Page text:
Transgressing Gender: Another Level
Today’s post is the (edited) text of the opening keynote speech I gave at the University of California, Davis this past Saturday, December 1st for their “Ain’t I a Woman” Empowerment Conference. It was the first time this conference had been held in 40 years. It was last held as the first official event of the Women’s Research and Resources Center (WRRC) at UC-Davis.
Act One – Sojourner
“Well, children, where there is so much racket there must be something out of kilter. I think that ‘twixt the Negroes of the South and the women at the North, all talking about rights, the white men will be in a fix pretty soon. But what’s all this here talking about?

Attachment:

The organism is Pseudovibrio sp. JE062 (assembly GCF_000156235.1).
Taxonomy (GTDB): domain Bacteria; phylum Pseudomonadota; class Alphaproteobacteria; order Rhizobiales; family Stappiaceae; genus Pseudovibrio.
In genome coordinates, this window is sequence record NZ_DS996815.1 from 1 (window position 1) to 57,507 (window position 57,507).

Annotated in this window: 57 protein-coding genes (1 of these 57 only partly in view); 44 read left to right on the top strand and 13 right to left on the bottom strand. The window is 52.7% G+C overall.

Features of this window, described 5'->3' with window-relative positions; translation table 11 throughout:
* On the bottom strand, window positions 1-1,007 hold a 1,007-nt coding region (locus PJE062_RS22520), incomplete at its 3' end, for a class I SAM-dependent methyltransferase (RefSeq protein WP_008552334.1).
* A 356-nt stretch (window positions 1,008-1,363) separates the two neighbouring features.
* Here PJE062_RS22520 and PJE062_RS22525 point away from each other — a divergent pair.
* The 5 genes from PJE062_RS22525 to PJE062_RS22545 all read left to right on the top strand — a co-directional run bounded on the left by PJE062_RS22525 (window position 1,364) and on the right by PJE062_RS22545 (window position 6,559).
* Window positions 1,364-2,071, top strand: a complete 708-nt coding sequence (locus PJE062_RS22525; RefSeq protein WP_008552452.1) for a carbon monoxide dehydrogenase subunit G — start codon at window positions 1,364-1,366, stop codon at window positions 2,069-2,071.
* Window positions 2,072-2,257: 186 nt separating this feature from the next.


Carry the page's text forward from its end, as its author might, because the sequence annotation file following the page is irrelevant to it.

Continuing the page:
That man over there says that women need to be helped into carriages, and lifted over ditches, and to have the best place everywhere. Nobody ever helps me into carriages, or over mud-puddles, or gives me any best place! And ain’t I a woman? Look at me! Look at my arm! I have ploughed and planted, and gathered into barns, and no man could head me! And ain’t I a woman? I could work as much and eat as much as a man – when I could get it – and bear the lash as well! And ain’t I a woman? I have borne thirteen children, and seen most all sold off to slavery, and when I cried out with my mother’s grief, none but Jesus heard me! And ain’t I a woman?
Then they talk about this thing in the head; what’s this they call it? [member of audience whispers, “intellect”] That’s it, honey. What’s that got to do with women’s rights or Negroes’ rights? If my cup won’t hold but a pint, and yours holds a quart, wouldn’t you be mean not to let me have my little half measure full?